An international tribunal formed under the UN Convention on the Law of the Sea has ruled that Russia will have to pay the Netherlands €5.4 million in damages over the 2013 seizing of Greenpeace’s vessel «Arctic Sunrise» and its crew following the protest against GazpromNeft’s Prirazlomnoye drilling in the eastern Barents Sea.
«Russia breached its obligations under the Convention by boarding, investigating, inspecting arresting, detaining, and seizing the Arctic Sunrise, a vessel flying the Dutch flag, without the prior consent of the Netherlands, and by arresting, detaining and initiating judicial proceedings against the thirty persons on board that vessel,» the court ruling reads.
Russian Coast Guard soldiers boarded and took over the vessel in September 2013 and sailed it to Murmansk where it was held in port for nine months. The 28 Greenpeace activists and two freelance journalists on board spent two months in prison, first in Murmansk and later in St. Petersburg before being released by an amnesty.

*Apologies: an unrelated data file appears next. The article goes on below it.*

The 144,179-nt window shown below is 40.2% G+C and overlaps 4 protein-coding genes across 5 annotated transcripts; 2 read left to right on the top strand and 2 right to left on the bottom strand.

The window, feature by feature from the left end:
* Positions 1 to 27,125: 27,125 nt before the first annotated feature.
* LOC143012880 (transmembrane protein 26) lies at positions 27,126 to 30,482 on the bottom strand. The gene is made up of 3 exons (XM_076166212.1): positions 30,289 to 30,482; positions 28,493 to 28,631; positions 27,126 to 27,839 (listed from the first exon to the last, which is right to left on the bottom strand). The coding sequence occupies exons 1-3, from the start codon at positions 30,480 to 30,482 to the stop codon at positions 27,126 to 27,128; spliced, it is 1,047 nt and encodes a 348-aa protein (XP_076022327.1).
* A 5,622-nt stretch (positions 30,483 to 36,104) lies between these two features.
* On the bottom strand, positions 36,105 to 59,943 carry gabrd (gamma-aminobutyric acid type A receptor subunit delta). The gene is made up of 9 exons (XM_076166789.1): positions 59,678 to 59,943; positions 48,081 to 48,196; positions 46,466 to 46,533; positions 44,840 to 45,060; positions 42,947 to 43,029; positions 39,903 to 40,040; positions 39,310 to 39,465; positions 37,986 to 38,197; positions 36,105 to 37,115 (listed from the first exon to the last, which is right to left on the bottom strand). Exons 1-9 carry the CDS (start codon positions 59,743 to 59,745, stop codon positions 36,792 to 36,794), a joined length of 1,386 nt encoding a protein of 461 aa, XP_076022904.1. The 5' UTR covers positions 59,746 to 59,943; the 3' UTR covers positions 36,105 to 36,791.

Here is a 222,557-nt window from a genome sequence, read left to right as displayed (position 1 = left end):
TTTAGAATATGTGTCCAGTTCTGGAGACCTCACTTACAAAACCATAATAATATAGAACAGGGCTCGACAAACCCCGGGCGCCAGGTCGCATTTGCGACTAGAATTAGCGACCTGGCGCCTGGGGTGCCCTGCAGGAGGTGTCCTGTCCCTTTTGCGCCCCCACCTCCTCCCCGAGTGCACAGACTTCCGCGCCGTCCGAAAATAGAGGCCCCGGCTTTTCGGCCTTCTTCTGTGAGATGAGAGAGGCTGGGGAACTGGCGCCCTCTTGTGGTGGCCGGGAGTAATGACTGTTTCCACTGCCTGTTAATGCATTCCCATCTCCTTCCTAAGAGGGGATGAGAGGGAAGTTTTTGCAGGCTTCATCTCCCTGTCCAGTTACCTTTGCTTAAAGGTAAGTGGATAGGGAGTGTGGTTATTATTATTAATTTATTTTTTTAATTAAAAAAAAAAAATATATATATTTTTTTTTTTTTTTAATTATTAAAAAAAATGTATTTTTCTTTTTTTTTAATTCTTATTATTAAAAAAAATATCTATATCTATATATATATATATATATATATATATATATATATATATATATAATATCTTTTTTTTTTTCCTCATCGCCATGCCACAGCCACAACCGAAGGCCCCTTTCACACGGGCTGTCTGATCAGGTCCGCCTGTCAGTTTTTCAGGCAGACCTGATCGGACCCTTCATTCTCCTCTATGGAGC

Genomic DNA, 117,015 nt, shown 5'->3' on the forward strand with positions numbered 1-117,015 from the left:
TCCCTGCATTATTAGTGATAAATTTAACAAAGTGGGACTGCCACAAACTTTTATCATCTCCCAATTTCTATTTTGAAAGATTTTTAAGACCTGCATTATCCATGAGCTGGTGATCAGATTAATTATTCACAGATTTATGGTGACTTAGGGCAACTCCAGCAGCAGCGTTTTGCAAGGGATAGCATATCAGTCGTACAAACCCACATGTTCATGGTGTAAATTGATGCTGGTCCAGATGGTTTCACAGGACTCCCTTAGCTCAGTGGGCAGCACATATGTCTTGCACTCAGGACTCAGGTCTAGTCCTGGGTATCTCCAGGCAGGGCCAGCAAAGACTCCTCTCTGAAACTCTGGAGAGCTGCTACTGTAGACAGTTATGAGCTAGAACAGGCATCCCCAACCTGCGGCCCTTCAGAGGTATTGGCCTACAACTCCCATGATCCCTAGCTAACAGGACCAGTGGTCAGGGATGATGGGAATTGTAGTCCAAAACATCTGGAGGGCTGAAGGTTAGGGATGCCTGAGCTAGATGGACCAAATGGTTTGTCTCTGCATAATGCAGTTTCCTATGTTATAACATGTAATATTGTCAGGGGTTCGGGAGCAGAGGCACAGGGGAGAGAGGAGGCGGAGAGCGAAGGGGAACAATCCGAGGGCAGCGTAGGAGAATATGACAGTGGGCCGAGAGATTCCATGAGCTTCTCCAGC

When given back to Greenpeace in the spring 2014, «Arctic Sunrise» had suffered considerable damage. So had the inflatable boards and other equipment on board.
Jasper Teulings, General Gounsel of Greenpeace International welcomes the court ruling. «The road to justice can be long but today’s award emphatically upholds international law and the right to peaceful protest against oil drilling in the Arctic – and at sea worldwide.»
Greenpeace says in a statement that it is not clear whether Russia will comply with the ruling to pay for the damages. «Throughout the case, the Russian government refused to participate at any stage of the legal proceedings or to pay its share of the legal costs set by the Tribunal.»
This week,«Arctic Sunrise» made port call to Tromsø in northern Norway before sailing into the Barents Sea on Wednesday.